Despite the risks, a large majority of U.S. workers -- 82 percent -- either have no long-term disability income coverage or inadequate coverage, according to a 2000 survey by the Consumer Federation of America and the American Council of Life Insurers.
Alan Ziegler, president of the Society of Financial Service Professionals, says disability insurance is financially as fundamental as retirement planning, life insurance coverage, and saving for children's college expenses. "A very high percentage of people are going to be impacted by a disability. And when you match that against the fact that it's horribly undercovered, it's a real problem."
To make sure your family is covered, start by determining whether you have enough disability insurance and how to buy more if it's needed. Then, you need to answer some key questions:
There are two types of disability insurance, long term and short term. When a person becomes disabled, both types of insurance pay half to three-quarters of salary.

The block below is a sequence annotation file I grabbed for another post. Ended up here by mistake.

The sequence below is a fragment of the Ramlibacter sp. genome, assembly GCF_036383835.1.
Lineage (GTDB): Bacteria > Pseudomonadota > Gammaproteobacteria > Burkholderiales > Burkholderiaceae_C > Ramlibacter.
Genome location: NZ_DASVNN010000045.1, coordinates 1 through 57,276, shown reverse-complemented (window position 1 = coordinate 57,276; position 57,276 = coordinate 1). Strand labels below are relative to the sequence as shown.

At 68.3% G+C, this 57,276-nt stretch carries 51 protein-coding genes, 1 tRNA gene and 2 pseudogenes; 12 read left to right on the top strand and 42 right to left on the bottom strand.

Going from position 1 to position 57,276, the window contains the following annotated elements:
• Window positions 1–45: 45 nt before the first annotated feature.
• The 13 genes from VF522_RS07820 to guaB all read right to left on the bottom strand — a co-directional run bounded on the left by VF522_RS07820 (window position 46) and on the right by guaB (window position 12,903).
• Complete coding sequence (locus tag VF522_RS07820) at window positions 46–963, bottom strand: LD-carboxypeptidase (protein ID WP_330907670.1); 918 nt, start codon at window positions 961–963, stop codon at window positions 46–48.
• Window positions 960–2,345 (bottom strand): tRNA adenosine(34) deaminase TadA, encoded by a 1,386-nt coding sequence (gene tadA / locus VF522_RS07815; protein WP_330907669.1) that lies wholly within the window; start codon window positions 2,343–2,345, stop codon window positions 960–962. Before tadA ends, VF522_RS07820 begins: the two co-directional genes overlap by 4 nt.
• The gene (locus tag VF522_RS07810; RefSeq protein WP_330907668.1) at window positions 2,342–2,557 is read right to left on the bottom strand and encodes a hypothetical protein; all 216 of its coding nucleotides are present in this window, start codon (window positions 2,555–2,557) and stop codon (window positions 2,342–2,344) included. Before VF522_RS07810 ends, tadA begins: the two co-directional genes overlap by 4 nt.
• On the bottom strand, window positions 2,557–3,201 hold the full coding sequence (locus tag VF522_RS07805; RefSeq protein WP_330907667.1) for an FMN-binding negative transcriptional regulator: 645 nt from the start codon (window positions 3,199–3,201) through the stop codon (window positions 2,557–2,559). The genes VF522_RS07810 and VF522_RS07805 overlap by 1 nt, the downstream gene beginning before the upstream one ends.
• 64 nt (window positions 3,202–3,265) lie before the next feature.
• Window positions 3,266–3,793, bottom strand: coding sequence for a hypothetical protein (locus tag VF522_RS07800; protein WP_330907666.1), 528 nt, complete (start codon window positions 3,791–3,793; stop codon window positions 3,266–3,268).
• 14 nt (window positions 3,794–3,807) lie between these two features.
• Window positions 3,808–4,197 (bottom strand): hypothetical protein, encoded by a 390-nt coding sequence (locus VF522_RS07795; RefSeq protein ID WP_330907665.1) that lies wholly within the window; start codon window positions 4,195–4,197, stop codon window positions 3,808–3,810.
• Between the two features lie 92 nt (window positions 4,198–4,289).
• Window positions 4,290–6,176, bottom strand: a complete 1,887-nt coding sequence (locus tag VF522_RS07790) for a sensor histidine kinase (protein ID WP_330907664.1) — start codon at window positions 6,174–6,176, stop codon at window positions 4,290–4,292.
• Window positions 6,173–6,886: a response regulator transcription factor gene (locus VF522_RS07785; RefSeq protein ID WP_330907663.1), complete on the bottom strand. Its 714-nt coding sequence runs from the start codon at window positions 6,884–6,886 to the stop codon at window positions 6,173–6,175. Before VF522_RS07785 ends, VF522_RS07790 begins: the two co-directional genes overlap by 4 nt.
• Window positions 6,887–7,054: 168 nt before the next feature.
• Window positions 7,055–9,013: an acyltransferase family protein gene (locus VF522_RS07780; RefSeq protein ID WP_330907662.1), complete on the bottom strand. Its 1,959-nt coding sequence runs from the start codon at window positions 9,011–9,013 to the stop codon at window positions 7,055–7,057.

Long-term insurance replaces income for disabilities lasting longer than six months. Typically, there is a three-month waiting period before benefit checks start, but many of the better policies will continue paying until age 65 if a disability continues that long.
Short-term insurance is less common, kicking in just days after a disability and lasting up to six months. Ideally, nobody would need short-term disability because they would have enough savings to get through a short period without a paycheck. But coverage becomes important for families living on the margin, when missing just a few paychecks could ruin the family finances. For those with little savings who are dependent on every paycheck, both long-term and short-term disability insurance may be desirable.
Basically, a family needs to look at monthly expenses and figure out what's needed to meet basic expenses, and how long accumulated savings will last. For most, it's not long. Roughly 53 percent of Americans are living paycheck to paycheck some of the time, according to a Consumer Federation study. But even if someone diligently saved 10 percent of her income annually, a single year of total disability would almost wipe out a decade's worth of savings.